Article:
Dying Is Expensive: How To Cut The Costs For Your Grieving Family

When you’re young you assume that you’re going to live forever. You can eat whatever you want and your waistline won’t show it. You can work all day and party all night and even when it all catches up with you, a good night’s sleep can usually cure all ills. As we get older, however, we’re given plenty of subtle reminders of our own mortality.

Our metabolism is no longer as forgiving as it used to be, every look in the mirror reveals a new wrinkle and when our hair has the good grace to remain in our heads it still taunts us by turning white. It’s easy to bury your head in the sand and presume that you live forever, but as we marry and raise children it becomes increasingly incumbent upon us to provide for our families and this includes ensuring that they are well looked after when we’re no longer around to take care of them.

If you’ve had to go through the agony of burying a loved one, you know that leaving this world is an expensive prospect for those you leave behind. Nobody wants to lumber their surviving spouse and kids with crippling funeral costs. It can come as a real twist of the knife for the ones you love the most in an already difficult and demanding time. Fortunately, this can be avoided with the right planning and by putting your money in the right places.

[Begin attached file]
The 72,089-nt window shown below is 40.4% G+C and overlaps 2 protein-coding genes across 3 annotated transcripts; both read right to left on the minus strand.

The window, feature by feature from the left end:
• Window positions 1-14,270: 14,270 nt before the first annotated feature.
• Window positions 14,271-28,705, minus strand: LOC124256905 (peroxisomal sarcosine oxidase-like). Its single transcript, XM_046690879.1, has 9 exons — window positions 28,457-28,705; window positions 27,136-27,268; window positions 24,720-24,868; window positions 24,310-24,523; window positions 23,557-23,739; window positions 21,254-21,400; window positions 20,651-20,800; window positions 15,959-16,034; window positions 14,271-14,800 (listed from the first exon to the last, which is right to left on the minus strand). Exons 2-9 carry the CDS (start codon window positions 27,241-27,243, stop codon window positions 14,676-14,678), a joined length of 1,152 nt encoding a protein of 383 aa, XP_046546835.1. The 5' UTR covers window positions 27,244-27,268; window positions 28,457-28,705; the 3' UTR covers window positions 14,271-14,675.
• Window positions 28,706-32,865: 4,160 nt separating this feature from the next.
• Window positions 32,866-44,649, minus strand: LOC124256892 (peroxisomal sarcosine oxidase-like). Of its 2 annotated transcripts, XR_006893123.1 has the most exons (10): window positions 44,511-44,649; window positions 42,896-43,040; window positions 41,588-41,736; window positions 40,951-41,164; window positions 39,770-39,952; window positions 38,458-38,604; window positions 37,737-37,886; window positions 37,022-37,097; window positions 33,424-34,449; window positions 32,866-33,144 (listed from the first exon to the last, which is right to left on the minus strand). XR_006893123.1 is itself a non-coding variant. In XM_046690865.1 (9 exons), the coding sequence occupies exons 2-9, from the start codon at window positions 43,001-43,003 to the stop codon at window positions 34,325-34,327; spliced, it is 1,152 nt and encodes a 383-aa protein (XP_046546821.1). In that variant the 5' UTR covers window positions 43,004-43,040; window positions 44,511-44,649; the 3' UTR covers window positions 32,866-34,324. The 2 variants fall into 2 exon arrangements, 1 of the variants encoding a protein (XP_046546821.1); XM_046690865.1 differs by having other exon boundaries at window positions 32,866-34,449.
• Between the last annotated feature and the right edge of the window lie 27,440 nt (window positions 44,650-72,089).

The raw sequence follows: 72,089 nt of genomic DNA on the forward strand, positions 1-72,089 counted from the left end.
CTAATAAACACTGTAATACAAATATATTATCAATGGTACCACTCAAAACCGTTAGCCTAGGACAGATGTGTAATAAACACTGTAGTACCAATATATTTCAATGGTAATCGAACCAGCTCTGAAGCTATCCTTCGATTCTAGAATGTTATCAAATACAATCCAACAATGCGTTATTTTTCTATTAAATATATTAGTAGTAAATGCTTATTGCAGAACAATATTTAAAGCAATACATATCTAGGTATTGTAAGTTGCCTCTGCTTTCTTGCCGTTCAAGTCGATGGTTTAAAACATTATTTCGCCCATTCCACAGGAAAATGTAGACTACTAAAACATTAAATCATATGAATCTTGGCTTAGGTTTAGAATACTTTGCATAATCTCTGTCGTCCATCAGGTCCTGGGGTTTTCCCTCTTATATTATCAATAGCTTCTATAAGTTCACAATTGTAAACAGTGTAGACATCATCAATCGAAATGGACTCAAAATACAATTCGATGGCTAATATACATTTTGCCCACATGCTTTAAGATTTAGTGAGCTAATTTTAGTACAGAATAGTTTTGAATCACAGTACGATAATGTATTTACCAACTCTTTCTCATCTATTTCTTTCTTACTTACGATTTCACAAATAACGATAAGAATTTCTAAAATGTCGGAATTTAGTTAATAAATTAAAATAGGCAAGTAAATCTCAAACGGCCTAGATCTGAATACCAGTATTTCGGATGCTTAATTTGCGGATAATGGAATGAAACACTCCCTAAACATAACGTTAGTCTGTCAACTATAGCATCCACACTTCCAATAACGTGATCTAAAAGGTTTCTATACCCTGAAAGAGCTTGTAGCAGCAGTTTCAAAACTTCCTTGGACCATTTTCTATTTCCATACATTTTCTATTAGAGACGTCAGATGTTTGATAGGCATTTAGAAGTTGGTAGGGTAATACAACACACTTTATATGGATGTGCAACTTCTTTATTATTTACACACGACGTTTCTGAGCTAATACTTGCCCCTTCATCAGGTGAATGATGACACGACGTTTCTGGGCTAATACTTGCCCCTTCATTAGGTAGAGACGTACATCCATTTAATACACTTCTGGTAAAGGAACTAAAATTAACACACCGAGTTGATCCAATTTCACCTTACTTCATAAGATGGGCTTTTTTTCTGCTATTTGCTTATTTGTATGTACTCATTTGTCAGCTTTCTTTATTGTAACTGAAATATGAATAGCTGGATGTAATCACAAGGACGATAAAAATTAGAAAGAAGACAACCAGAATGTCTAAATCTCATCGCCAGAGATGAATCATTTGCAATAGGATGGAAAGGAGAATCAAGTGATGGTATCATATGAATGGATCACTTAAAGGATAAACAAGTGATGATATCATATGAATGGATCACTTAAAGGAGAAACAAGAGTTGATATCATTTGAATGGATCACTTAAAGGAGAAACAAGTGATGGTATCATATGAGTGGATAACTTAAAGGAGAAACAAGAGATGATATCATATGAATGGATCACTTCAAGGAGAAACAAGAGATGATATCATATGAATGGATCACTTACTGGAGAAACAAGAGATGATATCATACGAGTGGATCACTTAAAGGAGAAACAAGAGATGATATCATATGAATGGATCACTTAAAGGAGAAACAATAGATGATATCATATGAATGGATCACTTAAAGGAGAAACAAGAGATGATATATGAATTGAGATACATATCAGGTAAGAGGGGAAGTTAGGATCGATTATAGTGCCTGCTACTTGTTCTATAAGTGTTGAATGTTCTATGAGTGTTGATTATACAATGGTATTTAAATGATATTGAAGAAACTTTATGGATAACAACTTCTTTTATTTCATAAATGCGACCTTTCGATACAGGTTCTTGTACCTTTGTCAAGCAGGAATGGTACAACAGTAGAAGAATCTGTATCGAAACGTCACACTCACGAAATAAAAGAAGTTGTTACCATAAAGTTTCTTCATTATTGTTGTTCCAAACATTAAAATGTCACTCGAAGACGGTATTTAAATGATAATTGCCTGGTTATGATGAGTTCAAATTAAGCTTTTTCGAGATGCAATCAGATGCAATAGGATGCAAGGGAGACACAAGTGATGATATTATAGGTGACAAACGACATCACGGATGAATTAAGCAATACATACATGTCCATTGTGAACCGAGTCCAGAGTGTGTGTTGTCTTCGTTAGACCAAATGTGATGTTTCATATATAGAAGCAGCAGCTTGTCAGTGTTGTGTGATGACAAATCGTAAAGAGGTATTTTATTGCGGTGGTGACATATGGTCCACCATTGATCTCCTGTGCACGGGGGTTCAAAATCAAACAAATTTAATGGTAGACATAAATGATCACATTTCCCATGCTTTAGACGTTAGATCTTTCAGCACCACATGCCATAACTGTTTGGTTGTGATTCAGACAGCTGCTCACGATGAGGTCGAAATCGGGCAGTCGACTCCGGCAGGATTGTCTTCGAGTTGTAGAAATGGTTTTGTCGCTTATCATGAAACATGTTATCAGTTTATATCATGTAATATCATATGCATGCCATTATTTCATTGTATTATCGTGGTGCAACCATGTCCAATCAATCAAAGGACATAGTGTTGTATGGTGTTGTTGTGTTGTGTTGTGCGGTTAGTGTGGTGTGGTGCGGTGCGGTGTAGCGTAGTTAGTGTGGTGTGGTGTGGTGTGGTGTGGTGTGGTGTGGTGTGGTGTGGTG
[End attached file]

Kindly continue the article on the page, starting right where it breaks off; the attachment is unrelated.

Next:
It All Starts With The Will

An estimated 64% of Americans die without making a will. Make sure you’re not one of them. If you shuffle off your mortal coil without making a will then you die intestate. This means that your assets are divided amongst your surviving heirs in accordance with state law. An executor will be determined by the state. This is usually your spouse but may be your eldest child. Since all states vary there’s simply no way of knowing who will be in charge of your estate unless you make a will.

Here you can be as prescriptive as you like about what goes to whom and you can ensure that those upon whom it will fall to arrange the funeral inherit the assets to do so without compromising their personal finances.

You can also leave detailed instructions about how your funeral will be arranged to avoid needless spending (more on that later).

Plan Your Own Funeral

More and more people are planning their own funerals to save their loved ones the heartache after they’re gone. This means that you will be able to save money by purchasing a casket direct and taking on some of the tasks that a funeral director would charge significantly more for. Arranging your own grave plaques, casket and burial or cremation will save your family money and grief when the time comes. There are few more meaningful gifts you can give your family than peace of mind.

Taking The Sting Out Of Tax

Depending on the state in which you live, your family may not be able to really enjoy their inheritance after Uncle Sam has taken his slice of the pie you leave behind in the form of federal and state taxes. Some states are more forgiving in their death taxation levels (you didn’t think that all those elderly people moved to Florida to go to Disneyland did you?) than others. If you’re worried about the implications of death taxation you may want to consider tax free gifting.

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